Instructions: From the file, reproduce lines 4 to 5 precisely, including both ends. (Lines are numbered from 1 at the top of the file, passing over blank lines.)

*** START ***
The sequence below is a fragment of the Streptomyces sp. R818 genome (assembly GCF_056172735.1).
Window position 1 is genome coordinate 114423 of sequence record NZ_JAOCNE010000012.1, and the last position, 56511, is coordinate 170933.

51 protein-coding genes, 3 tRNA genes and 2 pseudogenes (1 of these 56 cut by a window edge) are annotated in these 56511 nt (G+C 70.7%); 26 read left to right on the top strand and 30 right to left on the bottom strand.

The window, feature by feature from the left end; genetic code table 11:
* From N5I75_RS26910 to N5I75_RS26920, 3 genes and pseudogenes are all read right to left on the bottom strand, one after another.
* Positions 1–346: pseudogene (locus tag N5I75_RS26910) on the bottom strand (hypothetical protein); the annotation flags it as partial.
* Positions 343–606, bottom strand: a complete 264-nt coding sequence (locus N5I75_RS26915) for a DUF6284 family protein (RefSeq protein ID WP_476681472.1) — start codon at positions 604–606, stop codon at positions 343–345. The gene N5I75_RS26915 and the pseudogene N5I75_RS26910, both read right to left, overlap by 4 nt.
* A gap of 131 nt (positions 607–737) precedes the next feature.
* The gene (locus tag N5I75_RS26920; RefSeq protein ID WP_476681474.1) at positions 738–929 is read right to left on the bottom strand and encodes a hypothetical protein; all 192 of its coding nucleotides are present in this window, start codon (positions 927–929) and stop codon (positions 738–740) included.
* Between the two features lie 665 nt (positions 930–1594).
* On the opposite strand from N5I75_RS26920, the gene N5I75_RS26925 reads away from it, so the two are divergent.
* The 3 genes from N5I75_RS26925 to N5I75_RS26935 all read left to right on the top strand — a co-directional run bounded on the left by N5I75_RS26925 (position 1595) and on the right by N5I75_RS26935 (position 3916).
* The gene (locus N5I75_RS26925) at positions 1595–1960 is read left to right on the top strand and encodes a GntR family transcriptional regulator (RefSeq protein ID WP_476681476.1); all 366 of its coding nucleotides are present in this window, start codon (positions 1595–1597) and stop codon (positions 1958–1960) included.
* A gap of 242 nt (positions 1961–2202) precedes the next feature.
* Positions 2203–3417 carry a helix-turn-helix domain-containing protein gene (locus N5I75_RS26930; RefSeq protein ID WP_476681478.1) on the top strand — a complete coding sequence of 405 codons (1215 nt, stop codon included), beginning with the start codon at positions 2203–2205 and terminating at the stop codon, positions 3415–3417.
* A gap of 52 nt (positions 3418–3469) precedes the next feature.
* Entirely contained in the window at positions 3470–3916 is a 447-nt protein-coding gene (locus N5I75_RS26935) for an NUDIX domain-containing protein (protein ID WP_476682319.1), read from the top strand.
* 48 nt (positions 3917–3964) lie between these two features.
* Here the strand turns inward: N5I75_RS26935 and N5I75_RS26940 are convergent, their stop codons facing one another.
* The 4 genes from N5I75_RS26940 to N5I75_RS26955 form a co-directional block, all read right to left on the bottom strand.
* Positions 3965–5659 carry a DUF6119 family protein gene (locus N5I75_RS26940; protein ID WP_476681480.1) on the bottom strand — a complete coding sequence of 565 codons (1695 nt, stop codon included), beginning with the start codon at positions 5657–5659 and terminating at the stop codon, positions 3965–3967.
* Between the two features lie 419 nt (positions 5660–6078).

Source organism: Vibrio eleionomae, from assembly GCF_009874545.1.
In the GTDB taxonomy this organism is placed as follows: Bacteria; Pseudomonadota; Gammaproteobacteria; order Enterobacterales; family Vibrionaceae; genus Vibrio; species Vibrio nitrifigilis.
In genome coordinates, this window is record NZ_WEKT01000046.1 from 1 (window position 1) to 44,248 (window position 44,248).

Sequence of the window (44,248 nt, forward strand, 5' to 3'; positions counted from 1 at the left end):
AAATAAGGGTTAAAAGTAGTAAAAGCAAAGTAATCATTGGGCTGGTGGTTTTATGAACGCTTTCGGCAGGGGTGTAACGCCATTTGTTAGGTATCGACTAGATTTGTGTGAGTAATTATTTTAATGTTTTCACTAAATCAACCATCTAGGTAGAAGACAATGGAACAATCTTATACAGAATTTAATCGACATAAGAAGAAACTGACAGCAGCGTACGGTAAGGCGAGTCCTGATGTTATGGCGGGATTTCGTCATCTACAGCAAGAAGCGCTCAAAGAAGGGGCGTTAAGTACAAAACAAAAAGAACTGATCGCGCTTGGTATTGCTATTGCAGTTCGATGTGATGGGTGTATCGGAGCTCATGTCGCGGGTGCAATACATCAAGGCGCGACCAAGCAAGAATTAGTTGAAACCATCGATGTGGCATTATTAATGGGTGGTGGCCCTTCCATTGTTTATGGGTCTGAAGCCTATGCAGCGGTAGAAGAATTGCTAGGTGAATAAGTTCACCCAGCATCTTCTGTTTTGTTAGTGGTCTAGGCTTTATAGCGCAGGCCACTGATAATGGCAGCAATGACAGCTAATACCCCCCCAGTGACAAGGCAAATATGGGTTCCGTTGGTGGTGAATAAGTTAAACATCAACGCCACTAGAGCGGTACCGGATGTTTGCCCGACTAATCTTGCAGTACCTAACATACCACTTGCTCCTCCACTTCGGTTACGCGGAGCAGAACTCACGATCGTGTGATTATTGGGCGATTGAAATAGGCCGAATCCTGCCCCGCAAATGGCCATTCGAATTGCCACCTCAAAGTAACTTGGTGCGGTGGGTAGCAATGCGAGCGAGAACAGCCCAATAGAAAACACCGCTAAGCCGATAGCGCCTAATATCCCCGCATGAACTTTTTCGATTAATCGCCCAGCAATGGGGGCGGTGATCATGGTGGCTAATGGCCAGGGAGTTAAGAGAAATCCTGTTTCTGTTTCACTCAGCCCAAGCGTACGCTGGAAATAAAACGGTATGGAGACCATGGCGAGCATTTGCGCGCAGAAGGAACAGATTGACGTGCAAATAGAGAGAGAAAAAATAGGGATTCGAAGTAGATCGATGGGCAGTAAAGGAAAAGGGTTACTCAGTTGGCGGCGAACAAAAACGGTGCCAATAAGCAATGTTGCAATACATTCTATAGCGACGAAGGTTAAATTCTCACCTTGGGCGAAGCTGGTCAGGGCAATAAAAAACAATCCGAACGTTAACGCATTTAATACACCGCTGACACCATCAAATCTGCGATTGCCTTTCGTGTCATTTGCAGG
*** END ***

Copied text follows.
The window, feature by feature from the left end; genetic code table 11:
* From N5I75_RS26910 to N5I75_RS26920, 3 genes and pseudogenes are all read right to left on the bottom strand, one after another.